Reading Maarten Inghels' debut novel 'De handel in emotionele goederen' was not really what I'd hoped for, since I kept waiting for the story to become gripping (which, in the end, didn't really happen for me). I feel as if I've read a blueprint for a story. 'De handel in emotionele goederen' is relatively short at 206 pages (with quite a few blank ones included) and I can't help but feel the story could do with a bit more body.
Luukas Kolibri practices one of those professions most of us hardly think about; he clears the houses of the deceased, sells the valuables and makes sure the house is presentable for future purposes. Occasionally, we also get to read a diary transcript of a sick, older man called René Demeter, who later turns out to be one of the people whose house has been cleared by Luukas. This is a good premise for a story, but I felt as if this book suffered from the same lack of soul I've seen in a lot of other recent Belgian novels. Perhaps this is just me. Perhaps I do not understand this condensed form of storytelling. Maybe, just maybe, I'm not up to speed any more on what kind of book justifies slogans such as '... slaat in als een komeet' (as Max Temmerman states on the cover of Inghels' debut).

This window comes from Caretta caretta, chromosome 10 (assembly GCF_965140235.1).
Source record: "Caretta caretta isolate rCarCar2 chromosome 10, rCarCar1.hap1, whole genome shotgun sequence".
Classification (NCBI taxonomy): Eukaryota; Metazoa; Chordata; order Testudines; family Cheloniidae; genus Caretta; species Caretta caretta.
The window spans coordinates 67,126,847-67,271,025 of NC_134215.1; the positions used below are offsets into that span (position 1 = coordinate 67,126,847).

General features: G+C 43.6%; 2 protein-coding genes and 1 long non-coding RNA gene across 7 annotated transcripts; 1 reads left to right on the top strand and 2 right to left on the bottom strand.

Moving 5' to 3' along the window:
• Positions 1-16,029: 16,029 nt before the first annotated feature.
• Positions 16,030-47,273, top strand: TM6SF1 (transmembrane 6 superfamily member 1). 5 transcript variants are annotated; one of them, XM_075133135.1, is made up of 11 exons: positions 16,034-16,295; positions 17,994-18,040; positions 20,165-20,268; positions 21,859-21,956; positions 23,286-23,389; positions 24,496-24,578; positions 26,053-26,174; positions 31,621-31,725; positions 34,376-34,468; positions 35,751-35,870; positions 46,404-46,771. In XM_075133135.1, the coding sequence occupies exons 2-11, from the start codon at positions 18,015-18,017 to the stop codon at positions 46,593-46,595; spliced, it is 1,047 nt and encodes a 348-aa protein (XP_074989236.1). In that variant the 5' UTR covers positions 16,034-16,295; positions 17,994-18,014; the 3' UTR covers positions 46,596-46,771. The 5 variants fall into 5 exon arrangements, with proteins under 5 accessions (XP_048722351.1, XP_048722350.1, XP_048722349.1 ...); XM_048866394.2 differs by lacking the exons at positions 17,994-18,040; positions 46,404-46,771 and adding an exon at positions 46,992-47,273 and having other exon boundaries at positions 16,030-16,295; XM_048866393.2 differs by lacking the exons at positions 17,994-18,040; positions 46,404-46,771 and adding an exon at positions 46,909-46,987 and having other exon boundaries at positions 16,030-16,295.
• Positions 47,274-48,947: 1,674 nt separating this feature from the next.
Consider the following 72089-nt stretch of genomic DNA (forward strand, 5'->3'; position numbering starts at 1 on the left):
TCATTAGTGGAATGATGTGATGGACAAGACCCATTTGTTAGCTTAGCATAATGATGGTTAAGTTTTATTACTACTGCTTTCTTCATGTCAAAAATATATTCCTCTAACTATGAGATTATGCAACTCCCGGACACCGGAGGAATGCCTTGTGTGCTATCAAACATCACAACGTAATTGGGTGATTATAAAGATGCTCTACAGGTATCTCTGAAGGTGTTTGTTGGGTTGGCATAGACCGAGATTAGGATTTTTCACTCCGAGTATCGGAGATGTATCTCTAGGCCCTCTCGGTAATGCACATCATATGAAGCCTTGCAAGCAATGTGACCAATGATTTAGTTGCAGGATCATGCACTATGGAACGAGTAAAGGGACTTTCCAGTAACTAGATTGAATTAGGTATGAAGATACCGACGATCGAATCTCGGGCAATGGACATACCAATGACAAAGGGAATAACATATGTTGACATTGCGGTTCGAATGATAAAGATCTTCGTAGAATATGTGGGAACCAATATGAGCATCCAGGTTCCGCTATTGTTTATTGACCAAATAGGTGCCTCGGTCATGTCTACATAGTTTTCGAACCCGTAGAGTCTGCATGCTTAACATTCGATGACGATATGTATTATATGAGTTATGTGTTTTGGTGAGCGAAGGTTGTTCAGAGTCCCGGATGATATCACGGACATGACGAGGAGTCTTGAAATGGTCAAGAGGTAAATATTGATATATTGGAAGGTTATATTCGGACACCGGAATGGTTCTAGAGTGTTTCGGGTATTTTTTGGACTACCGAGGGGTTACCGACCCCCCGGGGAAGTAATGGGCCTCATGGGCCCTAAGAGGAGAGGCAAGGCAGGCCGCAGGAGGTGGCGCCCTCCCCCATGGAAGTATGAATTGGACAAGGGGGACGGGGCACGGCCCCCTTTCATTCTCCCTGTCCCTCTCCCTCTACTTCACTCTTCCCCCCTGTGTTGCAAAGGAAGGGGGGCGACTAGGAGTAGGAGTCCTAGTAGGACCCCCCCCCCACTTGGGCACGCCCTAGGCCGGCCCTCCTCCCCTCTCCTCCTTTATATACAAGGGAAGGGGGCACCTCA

It has been some time, though, since I've read a book that dares to be ambitious. I've read a lot of decent stories, but none of them seem to be willing to go overboard. (Even the writing of [a:Herman Brusselmans|187328|Herman Brusselmans|http://d202m5krfqbpi5.cloudfront.net/authors/1286826931p2/187328.jpg] has a tendency to become stale after a while.) And even though the lack of a Belgian Fight Club-esque novel isn't the mistake of mister Inghels (whom I respect a lot, specifically for his 'Eenzame Uitvaart' initiative) I felt almost obliged to mention this at least once.
I guess this makes 'De handel in emotionele goederen' one of many decent novels. It could have been a lot more, I think (maybe if the Robin character was actually likeable?) but for now, I'm glad there's a new name in Belgian fiction, and I'd encourage Maarten Inghels to keep up the efforts.